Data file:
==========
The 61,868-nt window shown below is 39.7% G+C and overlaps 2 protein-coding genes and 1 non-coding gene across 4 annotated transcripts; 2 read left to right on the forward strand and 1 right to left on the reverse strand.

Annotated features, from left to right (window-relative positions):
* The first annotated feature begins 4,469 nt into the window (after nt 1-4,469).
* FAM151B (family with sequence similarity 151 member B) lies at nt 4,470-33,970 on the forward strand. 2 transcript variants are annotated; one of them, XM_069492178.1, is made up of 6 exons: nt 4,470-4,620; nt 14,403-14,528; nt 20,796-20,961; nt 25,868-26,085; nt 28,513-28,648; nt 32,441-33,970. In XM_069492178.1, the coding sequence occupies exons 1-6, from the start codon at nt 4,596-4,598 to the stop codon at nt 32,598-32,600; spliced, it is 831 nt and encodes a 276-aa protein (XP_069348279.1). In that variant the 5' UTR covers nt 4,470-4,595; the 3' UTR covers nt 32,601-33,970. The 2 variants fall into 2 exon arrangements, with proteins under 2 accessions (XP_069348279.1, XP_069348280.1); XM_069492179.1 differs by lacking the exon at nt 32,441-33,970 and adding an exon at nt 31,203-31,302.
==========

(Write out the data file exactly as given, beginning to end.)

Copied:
The 61,868-nt window shown below is 39.7% G+C and overlaps 2 protein-coding genes and 1 non-coding gene across 4 annotated transcripts; 2 read left to right on the forward strand and 1 right to left on the reverse strand.

Annotated features, from left to right (window-relative positions):
* The first annotated feature begins 4,469 nt into the window (after nt 1-4,469).
* FAM151B (family with sequence similarity 151 member B) lies at nt 4,470-33,970 on the forward strand. 2 transcript variants are annotated; one of them, XM_069492178.1, is made up of 6 exons: nt 4,470-4,620; nt 14,403-14,528; nt 20,796-20,961; nt 25,868-26,085; nt 28,513-28,648; nt 32,441-33,970. In XM_069492178.1, the coding sequence occupies exons 1-6, from the start codon at nt 4,596-4,598 to the stop codon at nt 32,598-32,600; spliced, it is 831 nt and encodes a 276-aa protein (XP_069348279.1). In that variant the 5' UTR covers nt 4,470-4,595; the 3' UTR covers nt 32,601-33,970. The 2 variants fall into 2 exon arrangements, with proteins under 2 accessions (XP_069348279.1, XP_069348280.1); XM_069492179.1 differs by lacking the exon at nt 32,441-33,970 and adding an exon at nt 31,203-31,302.